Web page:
US Attorney General Sessions brushes off Trump criticism
U.S. Attorney General Jeff Sessions on Thursday brushed off sharp criticism from President Donald Trump over his recusal from the Justice Department's Russia investigation, saying he loved his job and planned to continue serving.
WASHINGTON: U.S. Attorney General Jeff Sessions on Thursday brushed off sharp criticism from President Donald Trump over his recusal from the Justice Department's Russia investigation, saying he loved his job and planned to continue serving.
"We love this job, we love this department, and I plan to continue to do so as long as that is appropriate," Sessions said at a news conference announcing a cyber crime bust.
Sessions was flanked by Deputy Attorney General Rod Rosenstein and Acting FBI Director Andrew McCabe, who were both also criticised by the president in an interview with the New York Times on Wednesday.
Trump took a broad swipe at his administration's top law officers in the interview, saying he would not have appointed Sessions as attorney general if he had known he would recuse himself. The Republican president also noted Rosenstein's roots in Democratic Baltimore and that McCabe's wife took money from a leading Democrat during a political campaign.
The public lashing came after a turbulent first six months in office during which Trump fired national security adviser Michael Flynn and FBI Director James Comey, then the top official leading the probe into whether Russian meddled in the 2016 presidential election and possible ties to the Trump campaign.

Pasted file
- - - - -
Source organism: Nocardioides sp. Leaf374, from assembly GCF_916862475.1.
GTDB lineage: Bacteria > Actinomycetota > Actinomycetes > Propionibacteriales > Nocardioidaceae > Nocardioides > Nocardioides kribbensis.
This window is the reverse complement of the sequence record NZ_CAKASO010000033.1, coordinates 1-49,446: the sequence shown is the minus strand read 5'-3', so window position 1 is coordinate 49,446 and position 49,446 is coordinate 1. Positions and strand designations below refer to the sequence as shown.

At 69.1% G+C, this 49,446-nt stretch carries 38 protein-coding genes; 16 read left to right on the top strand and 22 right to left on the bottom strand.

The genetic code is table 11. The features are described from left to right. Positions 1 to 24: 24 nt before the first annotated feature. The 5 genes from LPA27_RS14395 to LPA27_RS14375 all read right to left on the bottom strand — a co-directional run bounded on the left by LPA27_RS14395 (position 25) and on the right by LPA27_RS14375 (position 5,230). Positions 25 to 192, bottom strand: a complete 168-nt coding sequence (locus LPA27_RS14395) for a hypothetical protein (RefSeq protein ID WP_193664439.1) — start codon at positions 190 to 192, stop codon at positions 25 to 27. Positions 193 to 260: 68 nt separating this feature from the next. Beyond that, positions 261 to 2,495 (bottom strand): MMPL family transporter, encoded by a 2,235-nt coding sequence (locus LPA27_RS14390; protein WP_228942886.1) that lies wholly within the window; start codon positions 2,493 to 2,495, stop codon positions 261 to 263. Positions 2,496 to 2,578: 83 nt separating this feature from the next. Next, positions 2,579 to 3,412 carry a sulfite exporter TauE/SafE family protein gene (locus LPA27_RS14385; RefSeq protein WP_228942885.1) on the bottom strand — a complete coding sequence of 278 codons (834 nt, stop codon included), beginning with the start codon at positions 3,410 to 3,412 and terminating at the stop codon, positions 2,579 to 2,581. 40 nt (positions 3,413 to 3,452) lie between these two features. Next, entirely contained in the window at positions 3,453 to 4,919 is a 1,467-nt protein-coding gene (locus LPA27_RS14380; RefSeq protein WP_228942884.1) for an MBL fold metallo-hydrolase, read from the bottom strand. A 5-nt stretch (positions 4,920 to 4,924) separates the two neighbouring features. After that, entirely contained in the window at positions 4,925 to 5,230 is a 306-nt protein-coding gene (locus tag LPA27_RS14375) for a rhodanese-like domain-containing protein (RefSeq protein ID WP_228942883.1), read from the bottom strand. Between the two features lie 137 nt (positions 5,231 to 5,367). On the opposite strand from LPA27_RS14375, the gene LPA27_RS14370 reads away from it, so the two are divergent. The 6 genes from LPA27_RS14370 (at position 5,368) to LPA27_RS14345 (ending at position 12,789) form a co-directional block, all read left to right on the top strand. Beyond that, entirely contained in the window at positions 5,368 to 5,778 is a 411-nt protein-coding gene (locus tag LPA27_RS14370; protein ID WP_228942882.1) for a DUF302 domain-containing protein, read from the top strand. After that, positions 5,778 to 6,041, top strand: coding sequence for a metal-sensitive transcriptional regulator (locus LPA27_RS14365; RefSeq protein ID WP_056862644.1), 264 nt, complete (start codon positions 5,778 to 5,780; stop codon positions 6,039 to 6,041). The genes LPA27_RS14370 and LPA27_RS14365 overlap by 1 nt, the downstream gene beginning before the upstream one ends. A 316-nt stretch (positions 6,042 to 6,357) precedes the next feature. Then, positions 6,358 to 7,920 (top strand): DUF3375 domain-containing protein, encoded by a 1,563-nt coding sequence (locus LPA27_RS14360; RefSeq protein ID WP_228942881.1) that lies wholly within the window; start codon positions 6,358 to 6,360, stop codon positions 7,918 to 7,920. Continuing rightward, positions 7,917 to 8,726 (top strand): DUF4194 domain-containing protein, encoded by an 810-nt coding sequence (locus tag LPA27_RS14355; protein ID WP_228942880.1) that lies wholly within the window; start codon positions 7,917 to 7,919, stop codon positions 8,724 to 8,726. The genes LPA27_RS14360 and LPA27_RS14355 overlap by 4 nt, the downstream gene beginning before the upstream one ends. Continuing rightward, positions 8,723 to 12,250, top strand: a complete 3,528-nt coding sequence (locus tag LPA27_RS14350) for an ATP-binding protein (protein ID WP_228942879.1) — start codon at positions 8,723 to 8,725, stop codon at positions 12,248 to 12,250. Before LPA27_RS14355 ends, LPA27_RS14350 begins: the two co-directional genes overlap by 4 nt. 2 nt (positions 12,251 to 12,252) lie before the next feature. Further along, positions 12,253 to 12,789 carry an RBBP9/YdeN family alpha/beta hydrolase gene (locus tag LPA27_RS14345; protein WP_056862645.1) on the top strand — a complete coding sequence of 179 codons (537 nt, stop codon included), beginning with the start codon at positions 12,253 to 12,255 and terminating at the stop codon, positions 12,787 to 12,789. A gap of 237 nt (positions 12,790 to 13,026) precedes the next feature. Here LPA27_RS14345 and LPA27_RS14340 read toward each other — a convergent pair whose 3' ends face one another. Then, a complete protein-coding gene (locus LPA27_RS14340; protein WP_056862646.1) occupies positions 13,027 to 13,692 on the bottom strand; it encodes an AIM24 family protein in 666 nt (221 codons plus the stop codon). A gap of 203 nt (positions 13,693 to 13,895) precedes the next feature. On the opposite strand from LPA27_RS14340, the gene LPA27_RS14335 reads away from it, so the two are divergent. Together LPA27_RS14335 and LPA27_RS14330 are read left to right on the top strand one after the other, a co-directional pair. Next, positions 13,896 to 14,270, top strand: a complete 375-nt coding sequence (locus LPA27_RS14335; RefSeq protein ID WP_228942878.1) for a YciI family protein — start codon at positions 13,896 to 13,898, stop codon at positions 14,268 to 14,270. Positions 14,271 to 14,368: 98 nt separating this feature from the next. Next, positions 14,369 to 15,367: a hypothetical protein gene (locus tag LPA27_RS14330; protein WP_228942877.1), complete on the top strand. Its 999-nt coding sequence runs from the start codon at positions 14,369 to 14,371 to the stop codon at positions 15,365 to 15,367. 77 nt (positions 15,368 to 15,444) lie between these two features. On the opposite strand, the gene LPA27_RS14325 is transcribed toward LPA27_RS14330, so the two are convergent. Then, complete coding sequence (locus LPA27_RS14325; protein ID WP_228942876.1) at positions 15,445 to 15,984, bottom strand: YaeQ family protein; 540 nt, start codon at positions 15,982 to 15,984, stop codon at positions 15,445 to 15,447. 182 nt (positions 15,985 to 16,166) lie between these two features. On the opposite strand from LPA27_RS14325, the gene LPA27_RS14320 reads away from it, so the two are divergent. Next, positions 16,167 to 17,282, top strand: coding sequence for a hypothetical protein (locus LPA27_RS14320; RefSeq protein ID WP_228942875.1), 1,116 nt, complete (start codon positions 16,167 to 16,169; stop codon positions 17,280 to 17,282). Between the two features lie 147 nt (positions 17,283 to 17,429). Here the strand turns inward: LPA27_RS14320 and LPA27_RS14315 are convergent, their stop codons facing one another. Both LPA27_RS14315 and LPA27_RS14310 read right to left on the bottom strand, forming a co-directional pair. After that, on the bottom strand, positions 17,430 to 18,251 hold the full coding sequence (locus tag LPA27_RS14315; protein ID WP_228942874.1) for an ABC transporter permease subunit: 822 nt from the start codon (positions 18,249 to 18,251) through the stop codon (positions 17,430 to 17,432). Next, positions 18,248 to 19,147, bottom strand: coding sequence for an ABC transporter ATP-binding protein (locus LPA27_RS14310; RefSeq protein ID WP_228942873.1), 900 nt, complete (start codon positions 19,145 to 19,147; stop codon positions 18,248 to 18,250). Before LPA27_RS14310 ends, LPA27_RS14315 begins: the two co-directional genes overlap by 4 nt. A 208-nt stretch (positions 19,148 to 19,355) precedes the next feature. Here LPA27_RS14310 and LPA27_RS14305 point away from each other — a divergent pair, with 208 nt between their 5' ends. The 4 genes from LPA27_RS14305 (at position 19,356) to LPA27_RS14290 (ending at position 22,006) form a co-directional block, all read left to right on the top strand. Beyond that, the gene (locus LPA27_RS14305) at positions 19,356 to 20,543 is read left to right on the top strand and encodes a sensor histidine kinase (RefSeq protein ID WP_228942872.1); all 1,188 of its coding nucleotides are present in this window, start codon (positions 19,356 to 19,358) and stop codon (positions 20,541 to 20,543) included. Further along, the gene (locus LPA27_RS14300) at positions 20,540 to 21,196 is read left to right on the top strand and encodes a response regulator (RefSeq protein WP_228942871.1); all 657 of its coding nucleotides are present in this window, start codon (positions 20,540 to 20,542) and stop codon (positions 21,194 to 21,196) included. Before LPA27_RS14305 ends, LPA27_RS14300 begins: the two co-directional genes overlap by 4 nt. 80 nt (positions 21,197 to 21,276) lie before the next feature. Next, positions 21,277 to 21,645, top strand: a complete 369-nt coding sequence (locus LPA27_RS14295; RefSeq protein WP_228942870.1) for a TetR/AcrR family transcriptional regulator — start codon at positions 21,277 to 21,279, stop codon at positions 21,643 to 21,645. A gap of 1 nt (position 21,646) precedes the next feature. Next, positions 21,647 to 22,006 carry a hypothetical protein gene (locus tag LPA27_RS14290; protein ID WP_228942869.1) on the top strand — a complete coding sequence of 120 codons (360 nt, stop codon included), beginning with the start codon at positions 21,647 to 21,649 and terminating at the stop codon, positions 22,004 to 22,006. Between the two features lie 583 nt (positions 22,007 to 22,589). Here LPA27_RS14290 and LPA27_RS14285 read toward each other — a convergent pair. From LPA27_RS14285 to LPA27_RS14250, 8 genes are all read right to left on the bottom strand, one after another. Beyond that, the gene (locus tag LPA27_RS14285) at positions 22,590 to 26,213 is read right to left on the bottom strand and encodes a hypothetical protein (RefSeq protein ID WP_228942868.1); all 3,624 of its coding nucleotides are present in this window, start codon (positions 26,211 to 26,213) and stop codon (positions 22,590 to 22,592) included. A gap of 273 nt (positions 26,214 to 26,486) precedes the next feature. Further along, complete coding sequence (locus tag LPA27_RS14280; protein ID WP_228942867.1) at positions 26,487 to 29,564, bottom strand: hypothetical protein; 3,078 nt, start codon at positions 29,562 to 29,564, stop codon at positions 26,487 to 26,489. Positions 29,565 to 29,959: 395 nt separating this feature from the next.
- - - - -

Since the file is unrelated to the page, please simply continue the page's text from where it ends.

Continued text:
Sessions recused himself in March from the Russia criminal investigation. He did so after failing to disclose at his confirmation hearing that he had held meetings last year with Russia's ambassador.
"Sessions should have never recused himself and if he was going to recuse himself, he should have told me before he took the job and I would have picked somebody else," the Times quoted Trump as saying.
Sessions was Trump's first supporter in the U.S. Senate and helped shape his political team throughout the campaign and into the transition period after the Nov. 8 election.
He declined on Thursday to acknowledge Trump's criticism.
"I have the honour of serving as attorney general. It's something that goes beyond any thought I would have ever had for myself," Sessions said.
Similarly, Rosenstein, asked about Trump's remarks that there were very few Republicans in Baltimore, declined to comment.